What is Anxiety?
Anxiety is a natural emotion, one that we all experience occasionally along with happiness sadness, anger and all the others. Under normal circumstances anxiety comes and goes without incident, a fleeting messenger that passes by just as our thoughts come and go. This is how emotions work, they are messengers attempting to draw our attention to something. In much the same way as we feel pain if we touch something hot, we feel emotional pain if we experience something emotionally disturbing or stimulating.
Anxiety is uncomfortable, and can can range in intensity from a mild feeling of unease to a more intense fear which is often accompanied by a number of physiological symptoms. These symptoms are not dangerous in any way and anxiety cannot harm you, no matter how unpleasant or intense it may become. The symptoms are generally caused by the release of stress hormones (primarily adrenaline and cortisol) into the organs and bloodstream. This is part of the fight-or-flight response controlled by the part of the brain called the amygdala, a state that is invoked to enable us to respond to threats, and stems from our ancestral need to flee from predators or other dangers.
Some people experience more anxiety than others, just as some worry more than others and some people are of a more happy disposition than others, but we do all experience anxiety to some extent.
As an example, the kind of anxiety you might feel when you’re about to give a presentation or perform in front of an audience is quite normal and experienced by most people to some degree. Many people would call this nervousness, and essentially it is the same thing in these situations – you know what you are nervous or anxious about, and therefore it can be explained. If you were to be told that you no longer had to give the presentation, the symptoms would most likely subside very quickly. Therefore, cause and effect can be linked.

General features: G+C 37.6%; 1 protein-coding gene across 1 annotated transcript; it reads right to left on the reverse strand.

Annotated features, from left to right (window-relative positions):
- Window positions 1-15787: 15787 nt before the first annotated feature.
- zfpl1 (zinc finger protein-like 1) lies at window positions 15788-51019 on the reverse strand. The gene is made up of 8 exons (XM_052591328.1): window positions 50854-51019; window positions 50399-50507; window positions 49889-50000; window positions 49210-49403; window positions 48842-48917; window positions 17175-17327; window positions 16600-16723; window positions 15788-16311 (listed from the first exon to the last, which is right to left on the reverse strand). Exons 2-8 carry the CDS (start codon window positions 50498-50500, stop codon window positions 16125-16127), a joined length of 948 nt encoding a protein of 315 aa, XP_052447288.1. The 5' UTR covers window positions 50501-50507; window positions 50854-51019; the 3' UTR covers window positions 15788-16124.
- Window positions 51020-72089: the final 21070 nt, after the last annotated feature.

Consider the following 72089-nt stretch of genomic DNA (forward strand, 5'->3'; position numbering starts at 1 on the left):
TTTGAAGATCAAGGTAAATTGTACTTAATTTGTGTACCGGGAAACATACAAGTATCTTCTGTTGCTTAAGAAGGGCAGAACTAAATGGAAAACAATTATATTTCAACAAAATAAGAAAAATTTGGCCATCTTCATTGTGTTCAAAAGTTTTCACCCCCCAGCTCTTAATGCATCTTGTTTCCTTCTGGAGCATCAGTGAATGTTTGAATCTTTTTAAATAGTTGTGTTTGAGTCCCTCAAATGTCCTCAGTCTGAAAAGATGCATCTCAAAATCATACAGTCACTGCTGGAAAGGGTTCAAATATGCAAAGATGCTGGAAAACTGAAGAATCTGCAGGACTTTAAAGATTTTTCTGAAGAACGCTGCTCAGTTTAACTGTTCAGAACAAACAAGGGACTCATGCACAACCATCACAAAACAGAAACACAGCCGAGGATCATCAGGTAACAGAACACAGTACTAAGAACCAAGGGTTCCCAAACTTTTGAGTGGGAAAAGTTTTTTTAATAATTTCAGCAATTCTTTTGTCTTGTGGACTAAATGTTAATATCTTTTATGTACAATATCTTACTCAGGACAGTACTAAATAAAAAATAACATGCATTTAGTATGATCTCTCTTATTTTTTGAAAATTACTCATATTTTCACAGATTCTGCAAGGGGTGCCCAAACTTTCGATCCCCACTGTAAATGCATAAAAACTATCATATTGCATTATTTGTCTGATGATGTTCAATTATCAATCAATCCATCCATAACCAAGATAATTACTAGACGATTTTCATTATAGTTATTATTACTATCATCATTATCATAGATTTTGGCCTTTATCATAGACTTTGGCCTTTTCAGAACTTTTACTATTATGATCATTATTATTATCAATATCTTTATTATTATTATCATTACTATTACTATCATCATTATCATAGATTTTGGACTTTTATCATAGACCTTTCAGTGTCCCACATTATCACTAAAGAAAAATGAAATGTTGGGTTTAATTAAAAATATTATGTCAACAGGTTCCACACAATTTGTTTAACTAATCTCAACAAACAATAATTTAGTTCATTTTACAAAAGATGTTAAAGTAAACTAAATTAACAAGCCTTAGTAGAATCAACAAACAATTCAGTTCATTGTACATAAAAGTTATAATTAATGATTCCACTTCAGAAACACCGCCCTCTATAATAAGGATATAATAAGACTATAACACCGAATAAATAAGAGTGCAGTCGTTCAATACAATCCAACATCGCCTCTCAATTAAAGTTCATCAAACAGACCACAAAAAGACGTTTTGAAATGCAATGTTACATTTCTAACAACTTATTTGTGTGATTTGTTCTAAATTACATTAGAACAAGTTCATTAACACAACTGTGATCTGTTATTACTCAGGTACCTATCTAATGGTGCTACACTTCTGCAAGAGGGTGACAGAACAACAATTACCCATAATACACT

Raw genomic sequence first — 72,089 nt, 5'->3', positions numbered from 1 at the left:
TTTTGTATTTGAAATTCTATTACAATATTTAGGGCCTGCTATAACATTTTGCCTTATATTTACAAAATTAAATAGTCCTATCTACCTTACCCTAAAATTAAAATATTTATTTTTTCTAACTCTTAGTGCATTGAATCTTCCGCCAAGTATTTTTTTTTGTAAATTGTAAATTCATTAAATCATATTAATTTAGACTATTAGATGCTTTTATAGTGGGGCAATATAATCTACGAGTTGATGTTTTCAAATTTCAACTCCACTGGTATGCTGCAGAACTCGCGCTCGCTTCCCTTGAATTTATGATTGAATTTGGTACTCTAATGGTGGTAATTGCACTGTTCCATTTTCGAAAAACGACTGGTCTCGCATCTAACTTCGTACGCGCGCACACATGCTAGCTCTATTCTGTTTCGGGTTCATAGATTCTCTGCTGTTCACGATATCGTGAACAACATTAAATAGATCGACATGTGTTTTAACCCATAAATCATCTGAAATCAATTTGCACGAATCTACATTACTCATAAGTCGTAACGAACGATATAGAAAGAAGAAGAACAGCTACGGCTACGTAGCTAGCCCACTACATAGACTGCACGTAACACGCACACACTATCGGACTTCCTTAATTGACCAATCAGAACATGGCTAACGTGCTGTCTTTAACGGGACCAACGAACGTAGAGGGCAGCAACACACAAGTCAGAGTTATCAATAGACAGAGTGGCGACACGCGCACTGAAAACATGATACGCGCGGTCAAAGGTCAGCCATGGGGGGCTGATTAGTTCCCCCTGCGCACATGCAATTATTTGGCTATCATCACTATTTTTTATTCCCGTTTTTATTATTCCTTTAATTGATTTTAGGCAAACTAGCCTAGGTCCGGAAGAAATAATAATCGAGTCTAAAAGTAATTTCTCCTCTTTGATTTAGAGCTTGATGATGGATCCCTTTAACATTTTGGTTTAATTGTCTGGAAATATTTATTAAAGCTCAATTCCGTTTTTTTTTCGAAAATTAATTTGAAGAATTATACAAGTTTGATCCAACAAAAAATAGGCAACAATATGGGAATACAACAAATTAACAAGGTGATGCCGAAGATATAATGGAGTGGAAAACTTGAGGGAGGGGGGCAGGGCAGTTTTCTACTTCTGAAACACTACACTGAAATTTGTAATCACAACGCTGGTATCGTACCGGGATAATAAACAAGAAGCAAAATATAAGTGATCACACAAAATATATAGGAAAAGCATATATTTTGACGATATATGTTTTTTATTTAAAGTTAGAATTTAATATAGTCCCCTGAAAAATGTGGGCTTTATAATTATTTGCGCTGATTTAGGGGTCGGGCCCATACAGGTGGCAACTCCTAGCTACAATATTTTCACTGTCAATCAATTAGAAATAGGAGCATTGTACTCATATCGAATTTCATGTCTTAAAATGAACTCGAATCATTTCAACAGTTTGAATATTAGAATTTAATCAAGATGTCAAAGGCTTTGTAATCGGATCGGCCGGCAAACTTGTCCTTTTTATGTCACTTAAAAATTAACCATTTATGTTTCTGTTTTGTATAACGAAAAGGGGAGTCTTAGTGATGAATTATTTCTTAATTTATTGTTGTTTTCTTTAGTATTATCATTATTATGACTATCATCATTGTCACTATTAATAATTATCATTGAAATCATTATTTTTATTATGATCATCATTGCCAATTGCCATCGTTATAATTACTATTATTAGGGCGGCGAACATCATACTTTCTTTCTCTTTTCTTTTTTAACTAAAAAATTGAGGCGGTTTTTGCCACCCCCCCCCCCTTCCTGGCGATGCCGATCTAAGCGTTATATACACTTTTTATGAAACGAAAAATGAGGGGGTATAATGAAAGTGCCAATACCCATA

What is Anxiety Disorder?
An indication of anxiety disorder is when you start to experience these same feelings for no apparent reason, so anxiety without an attributable cause. You may be doing some gardening or driving the car and all of sudden feel a sense of unease, a feeling that something is wrong or something bad is about to happen, with no knowledge of what is causing it or where this sudden fear has come from.
Another indicator would be a disproportionate level of anxiety in response to a situation that is not at all threatening. For example, in the case of the presentation if you were to be so anxious that you are shaking uncontrollably and having breathing difficulties then, given there is no immediate threat to your life, this would be considered a disproportionate response and an indicator that you may have (or be developing) an anxiety disorder.
Anxiety disorder is generally diagnosed when anxiety becomes overwhelming, when it starts to have a detrimental impact on our general wellbeing or ability to complete day-to-day tasks. Anxiety disorder is characterised either by an elevated baseline level of anxiety or by frequent, intense and disproportionate episodes. These episodes can be either with or without an attributable cause, but in cases where a cause can be identified the anxiety experienced is usually disproportionate to the actual severity of any threat.
An anxiety disorder can make everyday tasks such as working, parenting and generally enjoying life such a challenge that sufferers often start to avoid these things. It is at this point that the disorder is fully established and we become afraid of the anxiety to such an extent that we start to sustain the condition and perpetuate the cycle of fear.
You’re Not Alone
Figures vary but the general opinion is that around 1 in 5 adults (20%) in the western world have some degree of anxiety disorder. So, if you are one of these people, you are by no means alone, despite how alone you may feel. A growing number of children and teenagers are now also developing anxiety disorders, partly due to the increased exposure to technology and the stresses of social media.
Perhaps more surprising is that many famous people have the condition, people who outwardly appear as supremely confident and self-assured. For example, Ryan Reynolds uses meditation to control his anxiety before shooting a scene and struggles despite his enormous on-screen success. Lady Gaga often cries before going on stage because she has such low self-esteem.